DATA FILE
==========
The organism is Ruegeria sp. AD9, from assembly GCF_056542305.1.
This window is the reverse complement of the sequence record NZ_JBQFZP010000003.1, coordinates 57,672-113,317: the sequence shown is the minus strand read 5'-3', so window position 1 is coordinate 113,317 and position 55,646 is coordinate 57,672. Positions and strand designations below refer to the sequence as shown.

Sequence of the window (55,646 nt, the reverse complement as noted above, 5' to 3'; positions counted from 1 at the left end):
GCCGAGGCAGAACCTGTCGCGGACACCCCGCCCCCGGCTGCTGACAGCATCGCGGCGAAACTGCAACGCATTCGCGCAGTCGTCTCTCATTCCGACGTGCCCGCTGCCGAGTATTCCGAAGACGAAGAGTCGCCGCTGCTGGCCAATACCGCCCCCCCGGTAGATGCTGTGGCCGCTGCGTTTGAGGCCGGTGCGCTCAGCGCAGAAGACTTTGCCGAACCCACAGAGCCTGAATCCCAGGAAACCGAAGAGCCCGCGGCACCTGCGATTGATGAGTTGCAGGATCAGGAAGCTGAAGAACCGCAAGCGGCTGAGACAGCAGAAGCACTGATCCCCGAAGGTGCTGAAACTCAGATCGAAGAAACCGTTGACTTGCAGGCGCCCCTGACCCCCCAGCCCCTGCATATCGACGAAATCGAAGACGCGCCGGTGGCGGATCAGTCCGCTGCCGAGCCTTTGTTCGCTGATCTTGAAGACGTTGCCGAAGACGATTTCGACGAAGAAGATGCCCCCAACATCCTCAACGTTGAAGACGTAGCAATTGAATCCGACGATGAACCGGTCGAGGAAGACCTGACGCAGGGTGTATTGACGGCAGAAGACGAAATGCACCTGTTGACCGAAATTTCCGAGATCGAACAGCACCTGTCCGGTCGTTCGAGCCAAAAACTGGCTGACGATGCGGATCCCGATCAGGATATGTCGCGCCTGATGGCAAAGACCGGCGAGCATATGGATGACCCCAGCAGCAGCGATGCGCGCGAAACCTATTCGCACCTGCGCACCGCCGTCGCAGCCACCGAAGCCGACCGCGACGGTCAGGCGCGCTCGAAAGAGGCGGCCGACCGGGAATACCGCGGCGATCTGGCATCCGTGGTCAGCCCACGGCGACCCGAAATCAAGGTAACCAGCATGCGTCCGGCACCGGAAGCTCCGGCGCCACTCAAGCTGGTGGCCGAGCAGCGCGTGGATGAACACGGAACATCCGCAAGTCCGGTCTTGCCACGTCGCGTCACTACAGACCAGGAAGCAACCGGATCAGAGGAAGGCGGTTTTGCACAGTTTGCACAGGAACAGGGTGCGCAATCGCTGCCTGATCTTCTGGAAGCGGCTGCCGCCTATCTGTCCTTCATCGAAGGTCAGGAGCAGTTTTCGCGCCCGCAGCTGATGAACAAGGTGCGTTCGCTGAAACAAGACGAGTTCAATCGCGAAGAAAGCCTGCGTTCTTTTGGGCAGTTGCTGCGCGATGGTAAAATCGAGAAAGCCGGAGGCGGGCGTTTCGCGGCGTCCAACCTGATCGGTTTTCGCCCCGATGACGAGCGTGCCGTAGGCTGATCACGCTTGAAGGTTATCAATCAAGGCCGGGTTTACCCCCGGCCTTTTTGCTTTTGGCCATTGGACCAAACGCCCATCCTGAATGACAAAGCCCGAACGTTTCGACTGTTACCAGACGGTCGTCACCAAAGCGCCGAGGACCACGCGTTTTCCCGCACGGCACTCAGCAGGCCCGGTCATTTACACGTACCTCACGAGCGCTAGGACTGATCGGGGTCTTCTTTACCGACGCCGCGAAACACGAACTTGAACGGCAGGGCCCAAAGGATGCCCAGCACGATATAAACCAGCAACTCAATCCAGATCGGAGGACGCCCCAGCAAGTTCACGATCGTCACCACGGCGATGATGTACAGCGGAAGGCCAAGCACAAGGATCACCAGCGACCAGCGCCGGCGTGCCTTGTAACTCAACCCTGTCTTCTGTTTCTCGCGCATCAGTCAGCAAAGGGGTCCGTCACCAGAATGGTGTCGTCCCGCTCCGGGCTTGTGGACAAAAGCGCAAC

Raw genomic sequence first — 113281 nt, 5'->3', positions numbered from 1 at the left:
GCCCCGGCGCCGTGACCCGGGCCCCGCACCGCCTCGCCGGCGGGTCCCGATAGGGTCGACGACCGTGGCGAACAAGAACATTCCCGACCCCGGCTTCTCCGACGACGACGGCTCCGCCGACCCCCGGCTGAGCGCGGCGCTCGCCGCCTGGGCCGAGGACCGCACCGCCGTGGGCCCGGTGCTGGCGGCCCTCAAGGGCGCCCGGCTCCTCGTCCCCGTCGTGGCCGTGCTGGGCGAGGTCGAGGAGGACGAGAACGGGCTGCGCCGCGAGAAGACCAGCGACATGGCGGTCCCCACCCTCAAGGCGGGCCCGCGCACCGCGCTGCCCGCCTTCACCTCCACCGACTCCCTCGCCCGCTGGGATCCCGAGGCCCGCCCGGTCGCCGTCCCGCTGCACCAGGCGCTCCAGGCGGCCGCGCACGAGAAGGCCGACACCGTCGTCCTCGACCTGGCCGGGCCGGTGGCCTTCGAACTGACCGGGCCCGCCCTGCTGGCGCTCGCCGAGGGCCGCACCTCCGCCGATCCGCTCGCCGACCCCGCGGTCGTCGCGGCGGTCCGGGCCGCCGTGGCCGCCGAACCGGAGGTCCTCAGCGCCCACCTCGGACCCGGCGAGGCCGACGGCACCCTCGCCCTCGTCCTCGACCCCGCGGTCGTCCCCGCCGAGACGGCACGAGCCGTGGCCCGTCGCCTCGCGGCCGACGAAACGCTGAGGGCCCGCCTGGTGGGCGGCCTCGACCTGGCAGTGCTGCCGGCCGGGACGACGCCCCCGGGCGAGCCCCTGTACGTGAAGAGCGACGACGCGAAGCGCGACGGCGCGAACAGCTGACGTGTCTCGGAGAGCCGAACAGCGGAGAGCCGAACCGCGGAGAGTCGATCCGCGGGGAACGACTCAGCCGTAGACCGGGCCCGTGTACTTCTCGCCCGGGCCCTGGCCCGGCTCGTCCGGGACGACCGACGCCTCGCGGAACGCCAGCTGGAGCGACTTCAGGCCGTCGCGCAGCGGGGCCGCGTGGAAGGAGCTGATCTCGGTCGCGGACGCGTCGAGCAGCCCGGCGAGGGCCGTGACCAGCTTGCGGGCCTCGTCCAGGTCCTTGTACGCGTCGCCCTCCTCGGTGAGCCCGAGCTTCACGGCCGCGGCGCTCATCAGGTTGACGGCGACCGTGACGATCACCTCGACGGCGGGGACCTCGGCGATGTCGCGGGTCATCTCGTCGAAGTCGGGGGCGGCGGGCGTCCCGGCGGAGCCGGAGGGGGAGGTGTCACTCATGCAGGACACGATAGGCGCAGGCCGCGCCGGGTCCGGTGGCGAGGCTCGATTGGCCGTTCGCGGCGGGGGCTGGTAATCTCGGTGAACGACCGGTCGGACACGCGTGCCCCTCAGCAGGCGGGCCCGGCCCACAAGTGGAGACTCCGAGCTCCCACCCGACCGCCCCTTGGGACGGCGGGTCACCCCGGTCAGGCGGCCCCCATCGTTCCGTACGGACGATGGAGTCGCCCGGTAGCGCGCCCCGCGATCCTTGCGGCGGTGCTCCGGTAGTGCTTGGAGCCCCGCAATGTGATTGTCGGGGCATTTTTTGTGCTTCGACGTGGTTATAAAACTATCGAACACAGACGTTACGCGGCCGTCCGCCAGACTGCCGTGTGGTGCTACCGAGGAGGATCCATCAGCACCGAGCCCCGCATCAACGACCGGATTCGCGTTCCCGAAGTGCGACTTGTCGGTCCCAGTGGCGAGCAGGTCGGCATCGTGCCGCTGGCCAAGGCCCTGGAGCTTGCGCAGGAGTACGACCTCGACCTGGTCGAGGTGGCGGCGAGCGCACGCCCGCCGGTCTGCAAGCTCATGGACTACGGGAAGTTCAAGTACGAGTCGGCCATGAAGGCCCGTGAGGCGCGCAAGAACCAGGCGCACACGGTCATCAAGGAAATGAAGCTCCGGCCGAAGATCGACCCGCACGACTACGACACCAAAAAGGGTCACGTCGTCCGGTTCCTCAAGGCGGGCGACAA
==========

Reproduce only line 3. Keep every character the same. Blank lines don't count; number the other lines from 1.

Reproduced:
Sequence of the window (55,646 nt, the reverse complement as noted above, 5' to 3'; positions counted from 1 at the left end):